BRASILIA: Brazil posted a current account deficit of $6.5 billion in November, the largest for the month since 2014, the central bank said on Wednesday, as a result of worsening trade figures.
The deficit was slightly higher than the $6.3 billion forecast in a Reuters poll of economists. In the 12 months to November, the deficit reached 1.9% of gross domestic product, the highest since September 2020.
On the capital flows side, foreign direct investment in November came in at $4.6 billion, the central bank said, more than the $3.8 billion forecast.
In November, the trade balance deficit reached $2.5 billion, from a surplus of $1.7 billion in the same month last year, as imports increased 45.6% year-on-year while exports rose 17.1%.
From January to November, the current account deficit was $22.4 billion, up from a deficit of $16 billion for the same period in 2020.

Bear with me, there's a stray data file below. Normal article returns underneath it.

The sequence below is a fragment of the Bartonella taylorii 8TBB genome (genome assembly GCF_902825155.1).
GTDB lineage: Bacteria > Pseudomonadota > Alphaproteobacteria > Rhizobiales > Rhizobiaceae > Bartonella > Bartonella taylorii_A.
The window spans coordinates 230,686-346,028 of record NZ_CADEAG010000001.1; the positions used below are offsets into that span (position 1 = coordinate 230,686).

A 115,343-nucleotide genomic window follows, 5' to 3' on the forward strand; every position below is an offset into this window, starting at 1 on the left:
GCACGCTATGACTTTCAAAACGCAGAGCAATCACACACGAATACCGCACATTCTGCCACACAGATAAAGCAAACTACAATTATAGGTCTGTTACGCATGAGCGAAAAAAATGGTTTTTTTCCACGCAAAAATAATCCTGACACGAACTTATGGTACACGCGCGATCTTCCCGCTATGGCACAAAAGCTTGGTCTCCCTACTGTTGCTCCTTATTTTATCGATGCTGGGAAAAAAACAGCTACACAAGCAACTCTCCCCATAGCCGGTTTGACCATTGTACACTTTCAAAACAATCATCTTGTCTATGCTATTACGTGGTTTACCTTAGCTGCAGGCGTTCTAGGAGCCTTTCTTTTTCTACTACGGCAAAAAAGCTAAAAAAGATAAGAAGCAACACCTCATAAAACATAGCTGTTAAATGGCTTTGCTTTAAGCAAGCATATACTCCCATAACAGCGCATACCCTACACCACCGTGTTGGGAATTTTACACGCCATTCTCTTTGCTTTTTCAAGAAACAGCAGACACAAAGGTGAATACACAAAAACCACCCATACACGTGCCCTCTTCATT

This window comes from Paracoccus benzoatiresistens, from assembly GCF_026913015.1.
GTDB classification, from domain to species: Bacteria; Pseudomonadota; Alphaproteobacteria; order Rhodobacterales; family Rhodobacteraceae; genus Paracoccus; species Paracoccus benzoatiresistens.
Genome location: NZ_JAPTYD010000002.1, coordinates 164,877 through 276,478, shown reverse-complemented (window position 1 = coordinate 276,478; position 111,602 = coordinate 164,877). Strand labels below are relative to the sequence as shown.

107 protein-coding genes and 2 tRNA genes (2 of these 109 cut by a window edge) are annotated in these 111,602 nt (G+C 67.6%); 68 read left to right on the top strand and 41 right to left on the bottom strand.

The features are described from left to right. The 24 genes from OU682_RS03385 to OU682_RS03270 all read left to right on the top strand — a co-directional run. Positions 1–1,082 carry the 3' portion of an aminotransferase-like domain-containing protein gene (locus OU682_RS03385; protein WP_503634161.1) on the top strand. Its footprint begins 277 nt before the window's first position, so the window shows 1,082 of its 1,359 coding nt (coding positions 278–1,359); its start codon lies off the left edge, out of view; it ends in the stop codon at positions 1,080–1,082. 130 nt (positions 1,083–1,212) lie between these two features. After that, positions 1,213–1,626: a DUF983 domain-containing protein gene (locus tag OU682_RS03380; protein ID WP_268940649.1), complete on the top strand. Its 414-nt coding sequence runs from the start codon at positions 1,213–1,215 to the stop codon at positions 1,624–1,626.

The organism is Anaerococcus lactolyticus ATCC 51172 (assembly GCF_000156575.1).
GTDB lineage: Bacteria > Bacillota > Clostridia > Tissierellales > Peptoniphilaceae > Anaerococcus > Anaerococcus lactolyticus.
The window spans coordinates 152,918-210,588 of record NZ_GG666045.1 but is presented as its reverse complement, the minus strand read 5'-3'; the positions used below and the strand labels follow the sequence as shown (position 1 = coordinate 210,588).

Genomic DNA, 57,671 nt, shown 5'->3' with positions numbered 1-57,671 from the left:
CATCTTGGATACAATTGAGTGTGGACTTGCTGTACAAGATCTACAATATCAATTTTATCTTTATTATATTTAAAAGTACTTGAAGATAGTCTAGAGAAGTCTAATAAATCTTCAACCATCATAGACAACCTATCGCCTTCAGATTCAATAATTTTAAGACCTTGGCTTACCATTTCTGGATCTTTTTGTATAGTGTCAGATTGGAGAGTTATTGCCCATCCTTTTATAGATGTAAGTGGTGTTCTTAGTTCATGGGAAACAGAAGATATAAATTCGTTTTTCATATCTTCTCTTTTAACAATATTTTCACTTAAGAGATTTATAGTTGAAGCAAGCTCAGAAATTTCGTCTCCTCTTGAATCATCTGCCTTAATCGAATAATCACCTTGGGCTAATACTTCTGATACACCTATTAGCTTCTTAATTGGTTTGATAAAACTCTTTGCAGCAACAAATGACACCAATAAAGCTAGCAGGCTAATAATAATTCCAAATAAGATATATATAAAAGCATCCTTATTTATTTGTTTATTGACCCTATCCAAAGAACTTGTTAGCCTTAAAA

Earlier this year, the central bank estimated there would be a current account surplus in 2021, which would be the country's first since 2007. However, trade balance data led to a complete reversal of these expectations.
In its recent inflation report, the central bank lowered its 2021 trade surplus forecast to $35 billion, versus $70 billion forecast in March, and revised its 2021 current account outlook to a $30 billion deficit from a $2 billion surplus.
Based on partial data already in for December, the central bank said it expects a current account deficit of $6.8 billion and FDI inflows of $3 billion in the month.
Investors plowed a net $989 million into Brazilian stocks and bonds in November. Stocks saw a $155 million inflow and debt securities attracted $833 million, the central bank said.